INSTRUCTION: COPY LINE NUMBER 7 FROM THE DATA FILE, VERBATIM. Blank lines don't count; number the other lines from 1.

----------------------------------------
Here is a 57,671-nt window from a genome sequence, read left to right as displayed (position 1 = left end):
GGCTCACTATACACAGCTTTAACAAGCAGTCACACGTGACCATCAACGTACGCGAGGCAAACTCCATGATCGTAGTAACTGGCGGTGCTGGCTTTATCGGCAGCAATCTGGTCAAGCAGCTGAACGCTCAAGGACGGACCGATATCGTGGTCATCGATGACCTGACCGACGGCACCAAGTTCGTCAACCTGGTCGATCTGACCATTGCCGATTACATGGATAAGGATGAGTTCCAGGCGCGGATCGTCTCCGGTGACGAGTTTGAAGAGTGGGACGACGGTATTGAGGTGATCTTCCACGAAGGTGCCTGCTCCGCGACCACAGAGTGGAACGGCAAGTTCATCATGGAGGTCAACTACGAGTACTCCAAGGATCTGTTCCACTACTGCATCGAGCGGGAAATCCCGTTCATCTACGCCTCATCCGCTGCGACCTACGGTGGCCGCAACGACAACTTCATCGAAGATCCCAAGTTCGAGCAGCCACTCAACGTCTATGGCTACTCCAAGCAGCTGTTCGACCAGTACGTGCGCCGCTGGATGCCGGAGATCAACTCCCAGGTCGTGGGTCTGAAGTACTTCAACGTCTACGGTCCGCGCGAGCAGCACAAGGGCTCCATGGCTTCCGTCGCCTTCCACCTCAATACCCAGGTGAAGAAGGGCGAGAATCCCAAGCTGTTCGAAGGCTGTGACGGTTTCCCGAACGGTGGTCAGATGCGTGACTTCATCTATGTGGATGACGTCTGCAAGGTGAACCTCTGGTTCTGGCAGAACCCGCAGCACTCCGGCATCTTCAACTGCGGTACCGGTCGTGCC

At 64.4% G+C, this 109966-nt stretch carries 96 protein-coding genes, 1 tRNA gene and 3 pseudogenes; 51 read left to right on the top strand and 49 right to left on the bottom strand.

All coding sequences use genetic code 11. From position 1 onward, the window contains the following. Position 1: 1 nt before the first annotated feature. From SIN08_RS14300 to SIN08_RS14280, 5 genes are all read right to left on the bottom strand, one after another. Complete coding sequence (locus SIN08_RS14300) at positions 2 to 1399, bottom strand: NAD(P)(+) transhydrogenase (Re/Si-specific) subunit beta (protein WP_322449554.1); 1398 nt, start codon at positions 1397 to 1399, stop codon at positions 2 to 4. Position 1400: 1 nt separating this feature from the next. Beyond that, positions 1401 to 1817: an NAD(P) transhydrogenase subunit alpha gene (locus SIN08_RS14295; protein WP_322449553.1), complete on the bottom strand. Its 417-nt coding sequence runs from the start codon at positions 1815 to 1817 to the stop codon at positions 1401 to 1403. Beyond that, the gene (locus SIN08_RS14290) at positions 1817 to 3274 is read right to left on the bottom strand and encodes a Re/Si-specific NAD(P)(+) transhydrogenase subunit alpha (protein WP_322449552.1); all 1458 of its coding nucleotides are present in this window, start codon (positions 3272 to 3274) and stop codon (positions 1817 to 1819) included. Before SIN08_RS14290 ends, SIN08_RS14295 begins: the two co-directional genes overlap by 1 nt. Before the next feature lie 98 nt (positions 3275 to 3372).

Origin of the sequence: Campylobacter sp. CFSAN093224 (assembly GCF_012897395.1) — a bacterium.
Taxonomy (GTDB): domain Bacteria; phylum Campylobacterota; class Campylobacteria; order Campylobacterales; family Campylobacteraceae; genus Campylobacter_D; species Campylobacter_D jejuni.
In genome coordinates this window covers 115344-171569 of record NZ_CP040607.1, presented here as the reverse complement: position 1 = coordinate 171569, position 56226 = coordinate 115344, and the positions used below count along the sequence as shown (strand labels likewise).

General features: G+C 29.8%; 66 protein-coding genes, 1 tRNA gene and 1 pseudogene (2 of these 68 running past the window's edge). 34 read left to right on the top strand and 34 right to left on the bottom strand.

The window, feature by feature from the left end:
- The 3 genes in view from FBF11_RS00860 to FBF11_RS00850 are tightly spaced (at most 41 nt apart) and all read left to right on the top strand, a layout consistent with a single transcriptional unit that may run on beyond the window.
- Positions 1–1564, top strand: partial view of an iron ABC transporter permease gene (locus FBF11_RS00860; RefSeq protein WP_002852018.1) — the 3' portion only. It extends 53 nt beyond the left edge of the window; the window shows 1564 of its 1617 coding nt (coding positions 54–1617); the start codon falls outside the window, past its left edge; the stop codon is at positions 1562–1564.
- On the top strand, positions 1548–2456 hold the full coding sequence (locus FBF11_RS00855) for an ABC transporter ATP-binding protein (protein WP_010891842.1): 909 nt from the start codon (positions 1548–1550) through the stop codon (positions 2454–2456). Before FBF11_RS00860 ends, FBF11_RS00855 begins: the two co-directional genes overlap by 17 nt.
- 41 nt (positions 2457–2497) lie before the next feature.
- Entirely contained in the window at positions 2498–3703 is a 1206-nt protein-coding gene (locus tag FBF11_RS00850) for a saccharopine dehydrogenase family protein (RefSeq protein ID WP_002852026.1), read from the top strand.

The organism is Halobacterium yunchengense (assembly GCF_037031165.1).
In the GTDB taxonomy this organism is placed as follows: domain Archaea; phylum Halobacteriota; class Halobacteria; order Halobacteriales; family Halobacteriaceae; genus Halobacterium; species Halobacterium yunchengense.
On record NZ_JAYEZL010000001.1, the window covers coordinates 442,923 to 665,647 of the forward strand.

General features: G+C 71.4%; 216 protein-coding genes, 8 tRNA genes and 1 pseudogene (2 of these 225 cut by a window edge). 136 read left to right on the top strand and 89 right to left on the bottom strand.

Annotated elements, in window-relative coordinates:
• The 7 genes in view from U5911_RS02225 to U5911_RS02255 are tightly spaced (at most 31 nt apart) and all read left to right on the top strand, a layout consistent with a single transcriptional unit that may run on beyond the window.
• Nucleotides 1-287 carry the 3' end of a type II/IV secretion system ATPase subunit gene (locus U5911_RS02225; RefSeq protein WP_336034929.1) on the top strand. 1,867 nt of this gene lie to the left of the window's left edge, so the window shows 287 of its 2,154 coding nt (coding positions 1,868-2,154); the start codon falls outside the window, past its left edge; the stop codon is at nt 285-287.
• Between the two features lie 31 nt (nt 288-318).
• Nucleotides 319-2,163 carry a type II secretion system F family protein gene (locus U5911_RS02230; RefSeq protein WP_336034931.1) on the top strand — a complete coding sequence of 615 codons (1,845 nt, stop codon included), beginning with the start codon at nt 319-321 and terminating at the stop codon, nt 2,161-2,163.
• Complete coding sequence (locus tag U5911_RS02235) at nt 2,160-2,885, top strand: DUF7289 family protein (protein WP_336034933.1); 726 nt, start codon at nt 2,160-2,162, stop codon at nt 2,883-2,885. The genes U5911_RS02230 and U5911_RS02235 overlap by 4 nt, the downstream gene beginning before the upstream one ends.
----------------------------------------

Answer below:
In genome coordinates this window covers 115344-171569 of record NZ_CP040607.1, presented here as the reverse complement: position 1 = coordinate 171569, position 56226 = coordinate 115344, and the positions used below count along the sequence as shown (strand labels likewise).